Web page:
Within the framework of this cooperation, some 300 Jordanians have participated in various courses in Israel, chiefly in the fields of agriculture and health. The El-Hussein Association has been working with Israel’s Ministry of Health in the spheres of physiotherapy and rehabilitation of the handicapped. There have also been exchanges of experts between the Queen Alia Foundation and the Golda Meir Center in Haifa in the field of social development.
More than 15 agricultural experts from Israel have visited Jordan. Two delegations from the Jordanian Ministry of Agriculture recently visited Israel. The two countries have established a joint enterprise for the marketing of agricultural produce, with a view to developing new markets for the agricultural produce being grown in the eastern Jordan River Valley with the help of Israeli technologies.
Jordan and Israel have also decided to develop five acres of land south of the Dead Sea for the growing of cherry tomatoes. The success of this project will lead to Stage Two, calling for the development of a much larger area – 75 acres – for the production of other quality produce. The Ministries of Agriculture of the two countries are planning, in the near future, to sign yet another cooperation agreement, this one for the raising of Awassi Sheep in Jordan.
On 18 January 1996 Jordan and Israel signed an agreement on cultural and scientific relations. This agreement paved the way for a wide variety of activities in these domains. Two Jordanian students are studying for their doctor’s degrees at the Hebrew University of Jerusalem; one is studying for a doctor’s degree at the Weizmann Institute of Science in Rehovot; 8 Jordanian students have completed their studies for their Master’s degree in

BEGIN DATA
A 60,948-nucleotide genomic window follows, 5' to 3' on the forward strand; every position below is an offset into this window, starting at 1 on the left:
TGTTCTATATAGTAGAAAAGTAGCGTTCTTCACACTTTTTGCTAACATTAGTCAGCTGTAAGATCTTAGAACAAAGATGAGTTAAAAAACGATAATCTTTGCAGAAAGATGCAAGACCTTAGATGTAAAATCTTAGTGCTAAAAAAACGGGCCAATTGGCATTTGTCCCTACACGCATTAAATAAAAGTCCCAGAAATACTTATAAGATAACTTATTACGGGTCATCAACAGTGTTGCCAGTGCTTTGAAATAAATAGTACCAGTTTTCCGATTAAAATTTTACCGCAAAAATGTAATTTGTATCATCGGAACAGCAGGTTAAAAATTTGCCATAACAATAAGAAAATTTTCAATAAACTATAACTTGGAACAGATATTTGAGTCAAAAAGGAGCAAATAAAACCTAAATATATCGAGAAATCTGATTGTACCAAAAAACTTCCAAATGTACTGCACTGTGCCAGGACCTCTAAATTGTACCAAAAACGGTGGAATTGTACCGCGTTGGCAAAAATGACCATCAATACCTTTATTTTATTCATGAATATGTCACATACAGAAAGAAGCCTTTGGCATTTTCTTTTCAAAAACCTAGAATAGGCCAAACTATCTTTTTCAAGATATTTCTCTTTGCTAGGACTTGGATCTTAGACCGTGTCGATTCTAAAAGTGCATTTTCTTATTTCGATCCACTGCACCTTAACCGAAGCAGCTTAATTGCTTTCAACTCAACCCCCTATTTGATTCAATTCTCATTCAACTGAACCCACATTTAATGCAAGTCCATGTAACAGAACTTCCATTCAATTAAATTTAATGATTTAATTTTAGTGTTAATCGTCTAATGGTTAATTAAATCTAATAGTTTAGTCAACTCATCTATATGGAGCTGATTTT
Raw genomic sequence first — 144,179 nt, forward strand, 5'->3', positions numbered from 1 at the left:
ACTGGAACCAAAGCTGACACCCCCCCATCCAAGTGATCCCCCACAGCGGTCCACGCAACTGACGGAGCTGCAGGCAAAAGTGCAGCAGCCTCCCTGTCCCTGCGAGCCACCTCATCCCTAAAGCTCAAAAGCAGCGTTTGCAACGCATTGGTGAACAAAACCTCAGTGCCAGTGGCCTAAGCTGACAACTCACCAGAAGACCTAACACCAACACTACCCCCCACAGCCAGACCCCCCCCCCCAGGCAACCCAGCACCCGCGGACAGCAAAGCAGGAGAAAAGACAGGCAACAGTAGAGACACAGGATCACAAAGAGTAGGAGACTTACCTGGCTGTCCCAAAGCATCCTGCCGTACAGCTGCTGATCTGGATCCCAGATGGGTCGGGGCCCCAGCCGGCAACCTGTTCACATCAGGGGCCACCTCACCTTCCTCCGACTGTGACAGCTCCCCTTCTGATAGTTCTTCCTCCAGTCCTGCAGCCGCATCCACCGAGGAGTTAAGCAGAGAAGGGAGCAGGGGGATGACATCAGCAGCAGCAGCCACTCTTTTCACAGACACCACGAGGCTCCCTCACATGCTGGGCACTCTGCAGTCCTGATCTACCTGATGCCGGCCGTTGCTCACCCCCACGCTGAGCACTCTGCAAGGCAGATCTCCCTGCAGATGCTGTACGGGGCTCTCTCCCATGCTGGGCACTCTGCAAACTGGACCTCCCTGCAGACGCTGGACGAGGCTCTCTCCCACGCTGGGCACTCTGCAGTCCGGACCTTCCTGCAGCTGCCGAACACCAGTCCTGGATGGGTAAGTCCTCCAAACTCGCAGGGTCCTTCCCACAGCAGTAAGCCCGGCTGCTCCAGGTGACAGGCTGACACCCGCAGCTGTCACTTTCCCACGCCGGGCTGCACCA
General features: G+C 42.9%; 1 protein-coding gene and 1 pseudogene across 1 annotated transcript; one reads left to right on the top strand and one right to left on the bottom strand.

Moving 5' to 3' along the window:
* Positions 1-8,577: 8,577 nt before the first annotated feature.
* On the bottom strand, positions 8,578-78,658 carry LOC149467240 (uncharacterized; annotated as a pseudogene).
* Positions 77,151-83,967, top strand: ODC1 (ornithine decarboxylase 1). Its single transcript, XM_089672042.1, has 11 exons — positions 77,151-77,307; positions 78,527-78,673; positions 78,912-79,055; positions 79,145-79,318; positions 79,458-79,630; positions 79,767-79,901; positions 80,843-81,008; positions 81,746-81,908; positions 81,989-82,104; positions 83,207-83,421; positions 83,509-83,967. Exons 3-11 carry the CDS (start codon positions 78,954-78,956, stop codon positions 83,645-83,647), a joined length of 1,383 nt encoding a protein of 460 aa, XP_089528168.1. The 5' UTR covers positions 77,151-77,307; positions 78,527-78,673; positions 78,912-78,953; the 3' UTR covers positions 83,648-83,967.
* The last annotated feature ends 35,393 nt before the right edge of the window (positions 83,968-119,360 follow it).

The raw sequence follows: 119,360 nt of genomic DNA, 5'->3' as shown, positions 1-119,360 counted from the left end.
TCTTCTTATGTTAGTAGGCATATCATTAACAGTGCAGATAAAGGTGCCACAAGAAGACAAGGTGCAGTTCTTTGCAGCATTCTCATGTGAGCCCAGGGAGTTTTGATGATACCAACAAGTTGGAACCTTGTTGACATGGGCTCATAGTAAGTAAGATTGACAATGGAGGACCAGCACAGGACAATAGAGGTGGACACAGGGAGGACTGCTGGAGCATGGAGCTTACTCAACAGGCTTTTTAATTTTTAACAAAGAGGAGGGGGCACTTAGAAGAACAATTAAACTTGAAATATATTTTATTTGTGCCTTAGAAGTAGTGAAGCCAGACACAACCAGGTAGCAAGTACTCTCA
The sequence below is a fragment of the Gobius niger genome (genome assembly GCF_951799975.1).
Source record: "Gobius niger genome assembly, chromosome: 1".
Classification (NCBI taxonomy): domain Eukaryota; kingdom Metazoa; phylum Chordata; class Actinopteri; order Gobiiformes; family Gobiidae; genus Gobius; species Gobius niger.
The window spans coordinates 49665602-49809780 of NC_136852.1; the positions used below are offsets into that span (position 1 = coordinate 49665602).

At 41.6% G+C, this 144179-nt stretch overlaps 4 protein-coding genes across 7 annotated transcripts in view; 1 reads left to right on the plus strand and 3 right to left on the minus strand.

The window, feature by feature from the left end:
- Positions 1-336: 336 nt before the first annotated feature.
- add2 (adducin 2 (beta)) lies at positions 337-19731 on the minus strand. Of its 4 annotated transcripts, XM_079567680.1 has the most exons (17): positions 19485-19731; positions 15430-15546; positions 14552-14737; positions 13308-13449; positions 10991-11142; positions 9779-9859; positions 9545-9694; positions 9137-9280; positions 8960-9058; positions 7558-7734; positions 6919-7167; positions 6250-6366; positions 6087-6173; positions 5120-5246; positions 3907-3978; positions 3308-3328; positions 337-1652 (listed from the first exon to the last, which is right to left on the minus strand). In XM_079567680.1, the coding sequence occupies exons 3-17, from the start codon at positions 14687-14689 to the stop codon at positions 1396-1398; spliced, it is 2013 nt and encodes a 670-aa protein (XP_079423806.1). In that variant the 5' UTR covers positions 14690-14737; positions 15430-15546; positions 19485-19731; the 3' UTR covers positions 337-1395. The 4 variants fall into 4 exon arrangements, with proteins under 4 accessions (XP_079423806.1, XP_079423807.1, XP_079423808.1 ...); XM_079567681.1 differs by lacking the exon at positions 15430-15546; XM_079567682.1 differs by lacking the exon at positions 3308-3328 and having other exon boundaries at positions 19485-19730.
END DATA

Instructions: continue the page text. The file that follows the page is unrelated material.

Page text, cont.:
Business Administration at the University of Tel Aviv; and a Jordanian scholar is working on a joint research project with an Israeli colleague at Bar-Ilan University in Ramat-Gan.
In addition to these, there have been numerous visits to Israel by Jordanian academicians and other joint research projects, some of them with American or European financing. Moreover, 80 Israeli Arabs studied last year at Jordanian universities.
An experimental project has been activated involving the use of Akaba Airport for flights from Europe bringing tourists to Eilat. The number of incoming flights in the past tourist season, under this arrangement, stands at three per week; with the completion of the new terminal on the Israeli side, this number will grow. Moreover, the number of flights between Amman and Ben-Gurion Airport were stepped up this year, and a new line has been put in, linking Amman with Haifa twice a week.
Under the terms of the peace treaty, Israel today provides Jordan with nearly 75 million cubic meters of water per year. Work is to begin soon on the erection of a dam deigned to divert water from the Yarmuk River: another aspect of the cooperation between Jordan and Israel in this domain.
In 1996, and again in 1997, some 125,000 Israeli tourists visited Jordan. The number of Jordanian tourists visiting Israel came to about 50,000 in 1996 – and to some 47,000 in 1997 (not counting family visits). There has been a satisfactory level of cooperation between the tourist agencies of the two countries, and between the agents themselves, in the matter of marketing package tours embracing Israel and Jordan.
There is agreement, too, between the two countries concerning cooperation with the approach of the year 2000 and the expected stream of tourists, during that period, to the Holy Land from all over the world.